Terry Wiegand

Out in Doo Dah

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Terry I know that you are far ahead of me on these Buick engines but the water pump impeller looks to be turned in a passive direction. Im not trying to alarm you at all. Im sure you have it right. It just looks strange to me.  

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Raydurr, that is kinda funny that you said that.  I thought the same thing too when I saw one of those for the first time.  It is correct though with the vanes in this configuration.  My good friend, Dean Tryon, who is the editor of our 1915 - 1918 Early Buick Newsletter, had these cast a few years ago using a very nice original piece as the pattern.  It turns out that Buick used several different variations of these impellors through the years.  Some had straight vanes and some had vanes on both sides of the center section.  This is one of the fun aspects of messing with these old engines - a person learns something new every day.

 

Terry Wiegand

South Hutchinson, Kansas

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I need to make a correction to the posting that I made on June 04.  I stated that I was going to set the valve clearance at .007" on a Hot engine.  After careful reading of the 1916 Models Reference Book, it states that the push rods should be adjusted to .005" on a cool motor.  With that in print right in front of me I will set the valve clearance at .005" with the engine cool.  I really do not think it would be the smart thing to do to go against The Buick Motor Company Engineering Department.  After all they designed and built the car.  This is getting to be more fun by the day.

 

Terry Wiegand

South Hutchinson, Kansas

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A little more progress was made yesterday afternoon.  The plug wiring tube is now in place.  The NOS AC Titan Spark Plugs were gapped and installed.  The water return pipe on top of the block was installed permanently.  The Marvel Carburetor is just in place for the photo.  I will take it off so that the steering column can be re-installed.  Barbara helped me get the timing set.  We gapped the points at .020".  That was where the three hands really helped with the feeler gauge.  It's getting there.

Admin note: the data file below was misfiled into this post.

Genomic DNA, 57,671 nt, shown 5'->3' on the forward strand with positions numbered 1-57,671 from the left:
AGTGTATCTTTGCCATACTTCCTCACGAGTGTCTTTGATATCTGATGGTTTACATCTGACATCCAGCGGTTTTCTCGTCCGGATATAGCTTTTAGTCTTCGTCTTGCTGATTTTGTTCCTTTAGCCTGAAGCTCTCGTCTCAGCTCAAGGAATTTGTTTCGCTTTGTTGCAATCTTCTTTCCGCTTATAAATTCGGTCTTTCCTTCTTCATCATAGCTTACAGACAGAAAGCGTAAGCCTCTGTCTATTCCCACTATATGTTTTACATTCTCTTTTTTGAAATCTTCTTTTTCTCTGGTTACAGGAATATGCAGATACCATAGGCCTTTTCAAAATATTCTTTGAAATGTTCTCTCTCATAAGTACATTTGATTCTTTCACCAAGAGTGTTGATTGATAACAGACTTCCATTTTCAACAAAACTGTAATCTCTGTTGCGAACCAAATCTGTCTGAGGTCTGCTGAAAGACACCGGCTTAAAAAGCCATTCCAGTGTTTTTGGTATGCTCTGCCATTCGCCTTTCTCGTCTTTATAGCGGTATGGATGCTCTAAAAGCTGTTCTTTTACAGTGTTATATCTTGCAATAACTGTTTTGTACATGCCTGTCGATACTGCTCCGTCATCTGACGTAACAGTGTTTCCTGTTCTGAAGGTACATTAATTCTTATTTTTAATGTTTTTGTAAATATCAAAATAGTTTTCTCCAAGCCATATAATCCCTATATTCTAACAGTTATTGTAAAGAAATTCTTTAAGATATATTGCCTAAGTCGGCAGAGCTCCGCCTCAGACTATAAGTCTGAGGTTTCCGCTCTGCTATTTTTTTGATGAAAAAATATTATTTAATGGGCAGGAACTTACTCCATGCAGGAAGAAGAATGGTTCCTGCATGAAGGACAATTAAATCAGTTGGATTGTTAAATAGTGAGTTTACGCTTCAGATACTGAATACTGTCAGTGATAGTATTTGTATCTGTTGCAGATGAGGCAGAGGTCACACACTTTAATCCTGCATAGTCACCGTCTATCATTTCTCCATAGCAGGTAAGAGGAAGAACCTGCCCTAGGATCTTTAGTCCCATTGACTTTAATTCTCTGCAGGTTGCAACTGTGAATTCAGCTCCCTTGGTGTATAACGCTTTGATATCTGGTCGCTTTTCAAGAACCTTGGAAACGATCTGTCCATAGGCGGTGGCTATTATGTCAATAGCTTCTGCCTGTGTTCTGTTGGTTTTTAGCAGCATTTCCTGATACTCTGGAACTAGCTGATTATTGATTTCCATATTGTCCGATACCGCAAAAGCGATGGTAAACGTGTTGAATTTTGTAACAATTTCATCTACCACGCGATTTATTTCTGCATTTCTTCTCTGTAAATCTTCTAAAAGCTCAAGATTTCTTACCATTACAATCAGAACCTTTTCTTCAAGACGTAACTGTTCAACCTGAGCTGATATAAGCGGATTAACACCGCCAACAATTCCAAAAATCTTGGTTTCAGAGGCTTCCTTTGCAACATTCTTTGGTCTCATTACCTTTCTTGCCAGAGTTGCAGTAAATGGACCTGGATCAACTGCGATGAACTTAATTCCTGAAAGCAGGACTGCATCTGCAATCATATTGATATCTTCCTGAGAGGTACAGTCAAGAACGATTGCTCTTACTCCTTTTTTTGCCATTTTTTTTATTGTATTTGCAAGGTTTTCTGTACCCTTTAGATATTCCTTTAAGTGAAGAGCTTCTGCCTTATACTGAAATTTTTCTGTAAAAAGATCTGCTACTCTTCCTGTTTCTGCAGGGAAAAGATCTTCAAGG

Terry Wiegand

South Hutchinson, Kansas

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The water pump has been plumbed in and the packings are in place.  I will get the plug wiring installed next.  As far as the fuel system goes (vacuum tank and carburetor) I will take care of that once the steering column is back in place.

 

Terry Wiegand

South Hutchinson, Kansas

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I got all of the plug wires in place this afternoon.  I think the next order of re-assembly is going to be getting the transmission back in place.  I have a little bit more cleaning to do on the outside of the case and I am going to flush the case